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“When I’m 64 – Part II: 4-EVER Young” explores the enduring, cross-generational attitudes that have been contributing to our increasingly eroding values and disconnection… .

..https://beyondthefaceoffacebook.wordpress.com/2012/01/15/forever-young/ .

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BFf .

8 Responses to “When I’m 64…”

  1. Wow, now there’s a perspective I hadn’t thought about. Made me remember the role my family’s elders played in my growing up and you are so right! That is now missing from my daughter’s life with the exception of my mom who is doing her level best to help pass down some of that “old folk” wisdom. But admittedly, where I had neighborhoods full of old folks who wouldn’t hesitate to reach out to us, offering up all kinds of advice, guidance, and discipline (I might add), there isn’t anyone other than my mom who’s consistently fulfilling that role for my daughter. Hmmmm.

    Great post.

    • Hi, thanks for sharing your personal experience for us to relate – you’ve contributed to the richness of and shed more light on the issue, fortunately (…and unfortunately. That is, I wish it weren’t an issue at all). Much success to you in making sure your daughter has these connections in her life. I know about in some schools where during certain times of the year (during times of family/personal connection, when many people are alone, such as during holiday seasons), classes take field trips to “retirement homes,” and the such.

      Here the students entertain the “residents” with a skit/music act/song. Then the students are paired with a resident, have lunch together, and spend time “interviewing” them, taking an interest in the “resident’s” life. It’s a good way to integrate Language Arts and Social Studies curriculum, as well. Other ways I’ve seen, related to school, is to bring into the school elderly volunteers, participants of historical events (Woodstock, protests, civil rights, etc) and survivors of wars – soliders, prisoners, or victims – to speak/give a presentation.

      We all have a lot of (rewarding and enduring) work to do. We look forward to hearing updates about such connections taking place. Now’s the time to make new year’s resolutions. Keep talkin’, keep healthy!:)

      BFf .

  2. Nice post. I have the same feeling towards the older generation. And what i hate most it to see them give up on everything so easily.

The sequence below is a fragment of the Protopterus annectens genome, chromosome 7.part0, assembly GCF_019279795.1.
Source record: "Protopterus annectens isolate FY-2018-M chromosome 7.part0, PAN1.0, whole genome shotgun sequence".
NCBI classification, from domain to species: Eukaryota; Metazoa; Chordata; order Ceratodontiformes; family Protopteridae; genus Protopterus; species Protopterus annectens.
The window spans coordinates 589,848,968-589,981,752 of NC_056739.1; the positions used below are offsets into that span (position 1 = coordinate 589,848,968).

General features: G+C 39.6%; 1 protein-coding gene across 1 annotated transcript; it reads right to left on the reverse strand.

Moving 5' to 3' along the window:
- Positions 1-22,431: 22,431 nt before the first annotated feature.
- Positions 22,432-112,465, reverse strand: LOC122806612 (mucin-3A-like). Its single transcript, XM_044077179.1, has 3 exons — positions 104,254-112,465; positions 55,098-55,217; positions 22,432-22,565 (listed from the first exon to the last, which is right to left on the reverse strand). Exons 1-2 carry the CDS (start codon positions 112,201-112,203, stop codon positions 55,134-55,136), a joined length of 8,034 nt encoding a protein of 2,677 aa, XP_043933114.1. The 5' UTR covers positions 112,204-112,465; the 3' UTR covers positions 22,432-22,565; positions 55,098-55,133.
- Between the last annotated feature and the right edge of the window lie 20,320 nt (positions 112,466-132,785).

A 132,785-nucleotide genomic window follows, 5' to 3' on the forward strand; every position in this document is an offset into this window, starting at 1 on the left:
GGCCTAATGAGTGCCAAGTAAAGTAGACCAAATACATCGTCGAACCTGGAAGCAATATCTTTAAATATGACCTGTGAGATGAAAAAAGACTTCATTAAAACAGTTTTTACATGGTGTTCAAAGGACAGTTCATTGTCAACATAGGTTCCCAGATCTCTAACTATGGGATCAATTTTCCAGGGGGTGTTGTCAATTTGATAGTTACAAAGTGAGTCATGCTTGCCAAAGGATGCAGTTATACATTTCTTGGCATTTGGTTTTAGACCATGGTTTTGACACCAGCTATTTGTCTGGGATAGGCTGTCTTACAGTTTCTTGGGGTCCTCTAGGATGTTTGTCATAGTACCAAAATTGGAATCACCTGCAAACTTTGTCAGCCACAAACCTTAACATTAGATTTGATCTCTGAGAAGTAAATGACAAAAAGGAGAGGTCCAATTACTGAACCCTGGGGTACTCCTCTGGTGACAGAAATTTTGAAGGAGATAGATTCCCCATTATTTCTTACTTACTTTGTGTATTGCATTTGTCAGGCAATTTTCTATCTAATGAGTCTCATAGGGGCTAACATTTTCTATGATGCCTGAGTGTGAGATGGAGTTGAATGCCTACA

• Thanks for opening up and contributing your thoughts – especially relating your association of “giving up” with the attitude of many of our contemporary elders… as well as describing the “easy” manner in which they do so.

      It definitely evokes further exploration into the source of our elders’ disconnecting behaviors and attitudes. And actually, with anything that stifles or frustrates us, we must, ironically and counter-intuitively, acknowledge the source of our frustration, embrace it, and then seek to understand and know it.

      In other words, we must put our Self aside to then be able to close our eyes, meditate on, envision, and process what it must be like to walk in another person’s “world” – put our self into their shoes/the context of their life… THEIR story. Really, this is the ultimate in connection and giving as a human – mother to crying child, for example, etc.

      MAYBE then, we can understand why another person behaves the way they do, and then we can consider and suggest alternatives once we see what the behavior is compensating for. That is, often, the seemingly “unattractive”/undesireable behavior is adopted to fill in as a quick/convenient fix for a lack… a void in our life that is present and needs to be filled for us to fill safe, QUICKLY!:)… again, like an infant, it’s a basic instinct that’s in us throughout our entire lives – part of the human experience – our makeup.